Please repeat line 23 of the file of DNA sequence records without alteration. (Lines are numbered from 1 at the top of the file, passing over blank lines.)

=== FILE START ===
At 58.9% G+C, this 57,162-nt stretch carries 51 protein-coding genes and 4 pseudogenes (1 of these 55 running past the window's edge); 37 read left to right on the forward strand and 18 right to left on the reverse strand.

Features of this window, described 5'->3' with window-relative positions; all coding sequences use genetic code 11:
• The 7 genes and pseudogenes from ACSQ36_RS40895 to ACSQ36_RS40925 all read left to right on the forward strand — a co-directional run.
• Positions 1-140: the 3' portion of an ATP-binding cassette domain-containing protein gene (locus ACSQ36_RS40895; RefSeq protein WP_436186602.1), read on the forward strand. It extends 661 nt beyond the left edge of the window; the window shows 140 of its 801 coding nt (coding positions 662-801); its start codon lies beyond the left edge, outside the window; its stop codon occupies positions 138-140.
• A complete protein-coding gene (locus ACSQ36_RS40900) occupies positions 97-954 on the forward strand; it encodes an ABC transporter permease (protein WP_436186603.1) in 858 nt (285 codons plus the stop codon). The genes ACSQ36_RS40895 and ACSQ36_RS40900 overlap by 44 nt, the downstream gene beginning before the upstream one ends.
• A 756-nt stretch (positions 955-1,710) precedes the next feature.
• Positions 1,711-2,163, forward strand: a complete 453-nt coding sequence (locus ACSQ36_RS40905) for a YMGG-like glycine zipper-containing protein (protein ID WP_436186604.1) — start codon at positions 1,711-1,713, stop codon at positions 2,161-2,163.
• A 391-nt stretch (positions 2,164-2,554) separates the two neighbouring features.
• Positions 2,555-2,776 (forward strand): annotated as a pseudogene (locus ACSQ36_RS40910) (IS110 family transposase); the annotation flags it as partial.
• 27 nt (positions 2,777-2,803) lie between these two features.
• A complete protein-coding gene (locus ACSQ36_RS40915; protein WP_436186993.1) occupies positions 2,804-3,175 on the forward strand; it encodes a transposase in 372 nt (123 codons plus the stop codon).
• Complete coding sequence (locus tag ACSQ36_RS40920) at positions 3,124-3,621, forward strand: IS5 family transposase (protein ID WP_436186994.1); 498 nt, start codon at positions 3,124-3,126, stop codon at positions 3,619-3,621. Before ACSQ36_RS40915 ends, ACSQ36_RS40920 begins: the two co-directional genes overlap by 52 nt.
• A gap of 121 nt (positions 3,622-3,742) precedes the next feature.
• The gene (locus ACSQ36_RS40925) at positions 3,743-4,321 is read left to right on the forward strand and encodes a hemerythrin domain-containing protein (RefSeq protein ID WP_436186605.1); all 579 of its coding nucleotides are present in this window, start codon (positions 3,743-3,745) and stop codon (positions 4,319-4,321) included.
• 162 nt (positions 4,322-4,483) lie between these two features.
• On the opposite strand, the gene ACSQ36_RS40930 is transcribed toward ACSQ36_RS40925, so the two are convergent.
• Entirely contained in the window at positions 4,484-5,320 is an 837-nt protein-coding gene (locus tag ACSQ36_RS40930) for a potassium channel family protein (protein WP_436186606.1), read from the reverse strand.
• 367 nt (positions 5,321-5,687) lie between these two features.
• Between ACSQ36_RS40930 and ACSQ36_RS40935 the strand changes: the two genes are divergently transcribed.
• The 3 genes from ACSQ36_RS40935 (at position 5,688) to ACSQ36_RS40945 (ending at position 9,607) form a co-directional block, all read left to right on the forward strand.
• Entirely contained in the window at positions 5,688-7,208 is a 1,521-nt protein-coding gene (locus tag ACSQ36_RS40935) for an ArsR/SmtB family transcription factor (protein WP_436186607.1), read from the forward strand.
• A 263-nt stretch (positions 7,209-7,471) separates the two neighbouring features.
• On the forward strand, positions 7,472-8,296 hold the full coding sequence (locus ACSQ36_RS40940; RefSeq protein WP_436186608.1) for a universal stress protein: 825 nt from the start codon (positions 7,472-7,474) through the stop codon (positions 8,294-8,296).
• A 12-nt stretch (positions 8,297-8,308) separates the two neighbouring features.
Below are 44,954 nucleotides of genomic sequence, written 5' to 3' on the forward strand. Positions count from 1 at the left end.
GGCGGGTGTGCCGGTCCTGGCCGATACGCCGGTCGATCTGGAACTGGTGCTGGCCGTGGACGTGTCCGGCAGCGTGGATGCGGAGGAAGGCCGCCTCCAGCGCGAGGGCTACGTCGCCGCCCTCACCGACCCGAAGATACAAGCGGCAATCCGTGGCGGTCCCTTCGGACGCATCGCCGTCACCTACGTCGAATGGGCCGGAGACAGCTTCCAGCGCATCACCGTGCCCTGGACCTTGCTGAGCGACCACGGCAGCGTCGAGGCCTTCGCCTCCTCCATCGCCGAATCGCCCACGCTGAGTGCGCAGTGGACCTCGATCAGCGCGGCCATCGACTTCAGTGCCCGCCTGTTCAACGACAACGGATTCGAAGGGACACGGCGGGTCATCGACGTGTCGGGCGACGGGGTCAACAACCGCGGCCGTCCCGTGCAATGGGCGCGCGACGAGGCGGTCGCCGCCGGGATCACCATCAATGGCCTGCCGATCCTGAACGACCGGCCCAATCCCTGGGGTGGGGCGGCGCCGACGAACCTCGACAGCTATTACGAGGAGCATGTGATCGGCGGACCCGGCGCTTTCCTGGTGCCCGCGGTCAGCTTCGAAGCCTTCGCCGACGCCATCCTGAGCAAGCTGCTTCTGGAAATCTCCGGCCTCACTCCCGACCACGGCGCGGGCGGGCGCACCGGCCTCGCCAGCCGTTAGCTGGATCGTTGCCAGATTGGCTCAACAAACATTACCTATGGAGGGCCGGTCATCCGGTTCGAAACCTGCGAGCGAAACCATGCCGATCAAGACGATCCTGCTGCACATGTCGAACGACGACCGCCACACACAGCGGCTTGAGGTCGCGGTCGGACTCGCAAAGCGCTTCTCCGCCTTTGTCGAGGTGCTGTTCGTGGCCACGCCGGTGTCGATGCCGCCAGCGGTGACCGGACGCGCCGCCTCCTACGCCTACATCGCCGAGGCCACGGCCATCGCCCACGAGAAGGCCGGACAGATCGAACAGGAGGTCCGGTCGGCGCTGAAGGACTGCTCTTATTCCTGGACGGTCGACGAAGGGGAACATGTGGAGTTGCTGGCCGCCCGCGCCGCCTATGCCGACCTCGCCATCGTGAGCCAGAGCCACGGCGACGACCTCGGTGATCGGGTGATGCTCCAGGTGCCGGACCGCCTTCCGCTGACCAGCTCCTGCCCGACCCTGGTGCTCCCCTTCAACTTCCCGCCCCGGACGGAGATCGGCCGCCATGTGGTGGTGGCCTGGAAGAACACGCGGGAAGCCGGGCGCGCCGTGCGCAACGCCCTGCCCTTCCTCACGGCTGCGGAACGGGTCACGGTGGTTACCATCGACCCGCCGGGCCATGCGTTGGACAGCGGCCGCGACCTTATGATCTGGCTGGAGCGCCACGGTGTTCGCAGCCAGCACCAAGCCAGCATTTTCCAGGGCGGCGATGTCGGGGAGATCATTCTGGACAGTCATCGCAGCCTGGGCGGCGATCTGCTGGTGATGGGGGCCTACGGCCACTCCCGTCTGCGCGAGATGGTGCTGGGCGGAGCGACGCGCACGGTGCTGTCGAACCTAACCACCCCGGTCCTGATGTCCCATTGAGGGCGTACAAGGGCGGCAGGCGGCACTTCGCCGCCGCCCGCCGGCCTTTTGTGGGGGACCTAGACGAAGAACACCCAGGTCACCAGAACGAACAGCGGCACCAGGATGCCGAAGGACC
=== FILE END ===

• On the forward strand, positions 7,472-8,296 hold the full coding sequence (locus ACSQ36_RS40940; RefSeq protein WP_436186608.1) for a universal stress protein: 825 nt from the start codon (positions 7,472-7,474) through the stop codon (positions 8,294-8,296).